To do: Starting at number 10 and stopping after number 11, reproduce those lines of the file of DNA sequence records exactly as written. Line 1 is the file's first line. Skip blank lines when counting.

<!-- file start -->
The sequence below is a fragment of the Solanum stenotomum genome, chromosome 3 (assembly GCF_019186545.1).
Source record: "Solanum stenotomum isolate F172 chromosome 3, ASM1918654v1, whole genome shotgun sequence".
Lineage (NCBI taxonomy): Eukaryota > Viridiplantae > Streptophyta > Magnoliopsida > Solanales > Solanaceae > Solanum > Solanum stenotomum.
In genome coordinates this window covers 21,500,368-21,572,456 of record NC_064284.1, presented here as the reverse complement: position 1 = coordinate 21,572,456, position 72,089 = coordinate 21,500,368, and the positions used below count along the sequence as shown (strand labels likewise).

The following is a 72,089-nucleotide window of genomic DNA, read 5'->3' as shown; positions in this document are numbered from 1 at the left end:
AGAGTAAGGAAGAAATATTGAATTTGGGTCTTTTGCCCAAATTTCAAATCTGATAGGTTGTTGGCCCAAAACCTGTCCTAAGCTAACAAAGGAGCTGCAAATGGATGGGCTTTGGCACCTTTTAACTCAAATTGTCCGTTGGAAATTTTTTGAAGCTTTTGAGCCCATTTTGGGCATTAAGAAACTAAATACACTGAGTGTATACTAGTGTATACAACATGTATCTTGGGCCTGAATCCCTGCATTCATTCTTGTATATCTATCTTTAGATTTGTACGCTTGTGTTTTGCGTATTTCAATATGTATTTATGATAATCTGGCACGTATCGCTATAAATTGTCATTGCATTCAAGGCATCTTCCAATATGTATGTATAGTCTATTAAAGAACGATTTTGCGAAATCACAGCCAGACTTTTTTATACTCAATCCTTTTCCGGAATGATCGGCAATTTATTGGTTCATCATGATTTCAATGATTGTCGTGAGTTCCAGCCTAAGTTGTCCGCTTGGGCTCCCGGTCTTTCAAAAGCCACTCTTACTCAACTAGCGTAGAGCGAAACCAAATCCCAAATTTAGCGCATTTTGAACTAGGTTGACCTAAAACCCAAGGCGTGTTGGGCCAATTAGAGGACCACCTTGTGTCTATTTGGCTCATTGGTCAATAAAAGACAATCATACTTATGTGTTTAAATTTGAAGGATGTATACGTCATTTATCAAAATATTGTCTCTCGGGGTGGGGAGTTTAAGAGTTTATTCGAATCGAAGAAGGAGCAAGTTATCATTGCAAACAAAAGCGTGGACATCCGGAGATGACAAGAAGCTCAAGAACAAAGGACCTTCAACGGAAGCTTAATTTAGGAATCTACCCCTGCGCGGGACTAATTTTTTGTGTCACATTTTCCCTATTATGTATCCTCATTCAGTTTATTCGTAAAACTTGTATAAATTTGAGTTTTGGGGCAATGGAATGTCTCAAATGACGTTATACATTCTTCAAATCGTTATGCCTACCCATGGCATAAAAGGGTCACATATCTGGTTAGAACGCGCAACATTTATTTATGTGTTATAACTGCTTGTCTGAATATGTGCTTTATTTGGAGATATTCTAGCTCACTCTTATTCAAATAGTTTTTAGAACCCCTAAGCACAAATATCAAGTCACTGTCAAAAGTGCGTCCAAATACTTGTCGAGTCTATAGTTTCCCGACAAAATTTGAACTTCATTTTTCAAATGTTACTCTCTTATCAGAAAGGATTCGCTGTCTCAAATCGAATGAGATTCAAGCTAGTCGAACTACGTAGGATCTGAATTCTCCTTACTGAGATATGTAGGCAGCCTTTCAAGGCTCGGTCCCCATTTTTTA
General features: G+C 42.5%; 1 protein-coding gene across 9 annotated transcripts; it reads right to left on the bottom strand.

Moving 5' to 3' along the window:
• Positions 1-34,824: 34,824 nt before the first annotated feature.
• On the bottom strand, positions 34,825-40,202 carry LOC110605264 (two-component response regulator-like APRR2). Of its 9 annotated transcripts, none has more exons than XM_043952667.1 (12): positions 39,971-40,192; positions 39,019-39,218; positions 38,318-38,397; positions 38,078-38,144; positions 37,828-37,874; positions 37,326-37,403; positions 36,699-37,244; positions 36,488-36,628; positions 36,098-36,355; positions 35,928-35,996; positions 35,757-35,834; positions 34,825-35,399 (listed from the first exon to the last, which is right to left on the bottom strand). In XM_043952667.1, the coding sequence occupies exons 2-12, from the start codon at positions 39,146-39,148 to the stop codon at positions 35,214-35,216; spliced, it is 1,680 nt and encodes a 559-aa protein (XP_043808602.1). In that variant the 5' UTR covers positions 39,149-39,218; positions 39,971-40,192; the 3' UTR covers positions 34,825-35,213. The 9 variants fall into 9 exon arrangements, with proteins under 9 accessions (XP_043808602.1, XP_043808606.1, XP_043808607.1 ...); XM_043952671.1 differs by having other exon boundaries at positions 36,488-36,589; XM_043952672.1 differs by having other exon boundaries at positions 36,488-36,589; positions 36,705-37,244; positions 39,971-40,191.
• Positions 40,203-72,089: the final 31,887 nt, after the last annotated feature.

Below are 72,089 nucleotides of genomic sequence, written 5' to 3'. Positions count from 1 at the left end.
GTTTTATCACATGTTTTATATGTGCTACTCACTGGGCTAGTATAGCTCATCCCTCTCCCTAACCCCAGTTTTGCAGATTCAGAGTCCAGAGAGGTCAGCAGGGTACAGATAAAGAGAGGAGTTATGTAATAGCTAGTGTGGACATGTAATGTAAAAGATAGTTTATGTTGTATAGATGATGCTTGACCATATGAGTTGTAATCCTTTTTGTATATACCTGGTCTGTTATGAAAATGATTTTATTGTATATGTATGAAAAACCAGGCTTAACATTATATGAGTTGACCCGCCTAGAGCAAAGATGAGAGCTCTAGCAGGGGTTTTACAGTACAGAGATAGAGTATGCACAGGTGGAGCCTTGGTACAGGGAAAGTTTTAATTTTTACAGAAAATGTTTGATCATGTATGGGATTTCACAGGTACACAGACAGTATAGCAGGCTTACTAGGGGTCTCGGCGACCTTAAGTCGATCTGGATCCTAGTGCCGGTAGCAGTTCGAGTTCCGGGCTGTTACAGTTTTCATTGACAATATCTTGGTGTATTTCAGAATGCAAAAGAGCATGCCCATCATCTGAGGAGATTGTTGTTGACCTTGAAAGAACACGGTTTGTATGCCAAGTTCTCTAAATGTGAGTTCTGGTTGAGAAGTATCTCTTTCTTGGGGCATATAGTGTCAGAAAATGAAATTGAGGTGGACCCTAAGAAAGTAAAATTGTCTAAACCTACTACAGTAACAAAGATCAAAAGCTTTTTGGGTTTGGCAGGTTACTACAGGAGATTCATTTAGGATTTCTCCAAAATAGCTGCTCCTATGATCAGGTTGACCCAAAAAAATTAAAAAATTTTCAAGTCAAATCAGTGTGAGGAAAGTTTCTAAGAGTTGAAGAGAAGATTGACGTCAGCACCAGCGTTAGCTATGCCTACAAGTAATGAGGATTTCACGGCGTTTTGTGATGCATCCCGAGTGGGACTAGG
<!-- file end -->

• On the bottom strand, positions 34,825-40,202 carry LOC110605264 (two-component response regulator-like APRR2). Of its 9 annotated transcripts, none has more exons than XM_043952667.1 (12): positions 39,971-40,192; positions 39,019-39,218; positions 38,318-38,397; positions 38,078-38,144; positions 37,828-37,874; positions 37,326-37,403; positions 36,699-37,244; positions 36,488-36,628; positions 36,098-36,355; positions 35,928-35,996; positions 35,757-35,834; positions 34,825-35,399 (listed from the first exon to the last, which is right to left on the bottom strand). In XM_043952667.1, the coding sequence occupies exons 2-12, from the start codon at positions 39,146-39,148 to the stop codon at positions 35,214-35,216; spliced, it is 1,680 nt and encodes a 559-aa protein (XP_043808602.1). In that variant the 5' UTR covers positions 39,149-39,218; positions 39,971-40,192; the 3' UTR covers positions 34,825-35,213. The 9 variants fall into 9 exon arrangements, with proteins under 9 accessions (XP_043808602.1, XP_043808606.1, XP_043808607.1 ...); XM_043952671.1 differs by having other exon boundaries at positions 36,488-36,589; XM_043952672.1 differs by having other exon boundaries at positions 36,488-36,589; positions 36,705-37,244; positions 39,971-40,191.
• Positions 40,203-72,089: the final 31,887 nt, after the last annotated feature.